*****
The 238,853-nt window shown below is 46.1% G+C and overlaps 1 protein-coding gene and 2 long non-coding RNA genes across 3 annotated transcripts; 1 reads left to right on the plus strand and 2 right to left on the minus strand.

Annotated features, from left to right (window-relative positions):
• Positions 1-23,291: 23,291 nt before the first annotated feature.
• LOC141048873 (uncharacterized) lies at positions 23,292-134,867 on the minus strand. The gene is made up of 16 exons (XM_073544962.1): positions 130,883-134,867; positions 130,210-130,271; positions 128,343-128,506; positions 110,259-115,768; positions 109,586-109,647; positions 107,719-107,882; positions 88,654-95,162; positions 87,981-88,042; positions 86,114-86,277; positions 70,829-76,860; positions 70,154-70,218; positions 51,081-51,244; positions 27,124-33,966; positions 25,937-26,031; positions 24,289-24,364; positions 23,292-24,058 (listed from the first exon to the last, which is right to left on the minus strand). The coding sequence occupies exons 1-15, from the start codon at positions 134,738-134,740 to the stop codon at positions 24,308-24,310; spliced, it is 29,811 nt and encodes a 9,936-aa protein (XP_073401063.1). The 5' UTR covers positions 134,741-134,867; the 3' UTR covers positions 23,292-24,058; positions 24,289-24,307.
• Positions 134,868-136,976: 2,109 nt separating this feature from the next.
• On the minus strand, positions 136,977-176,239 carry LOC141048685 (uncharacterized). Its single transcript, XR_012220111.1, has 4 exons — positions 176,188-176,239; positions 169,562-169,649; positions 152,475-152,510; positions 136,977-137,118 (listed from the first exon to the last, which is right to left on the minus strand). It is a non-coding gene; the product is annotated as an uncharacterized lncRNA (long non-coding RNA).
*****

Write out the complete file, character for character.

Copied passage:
The 238,853-nt window shown below is 46.1% G+C and overlaps 1 protein-coding gene and 2 long non-coding RNA genes across 3 annotated transcripts; 1 reads left to right on the plus strand and 2 right to left on the minus strand.

Annotated features, from left to right (window-relative positions):
• Positions 1-23,291: 23,291 nt before the first annotated feature.
• LOC141048873 (uncharacterized) lies at positions 23,292-134,867 on the minus strand. The gene is made up of 16 exons (XM_073544962.1): positions 130,883-134,867; positions 130,210-130,271; positions 128,343-128,506; positions 110,259-115,768; positions 109,586-109,647; positions 107,719-107,882; positions 88,654-95,162; positions 87,981-88,042; positions 86,114-86,277; positions 70,829-76,860; positions 70,154-70,218; positions 51,081-51,244; positions 27,124-33,966; positions 25,937-26,031; positions 24,289-24,364; positions 23,292-24,058 (listed from the first exon to the last, which is right to left on the minus strand). The coding sequence occupies exons 1-15, from the start codon at positions 134,738-134,740 to the stop codon at positions 24,308-24,310; spliced, it is 29,811 nt and encodes a 9,936-aa protein (XP_073401063.1). The 5' UTR covers positions 134,741-134,867; the 3' UTR covers positions 23,292-24,058; positions 24,289-24,307.
• Positions 134,868-136,976: 2,109 nt separating this feature from the next.
• On the minus strand, positions 136,977-176,239 carry LOC141048685 (uncharacterized). Its single transcript, XR_012220111.1, has 4 exons — positions 176,188-176,239; positions 169,562-169,649; positions 152,475-152,510; positions 136,977-137,118 (listed from the first exon to the last, which is right to left on the minus strand). It is a non-coding gene; the product is annotated as an uncharacterized lncRNA (long non-coding RNA).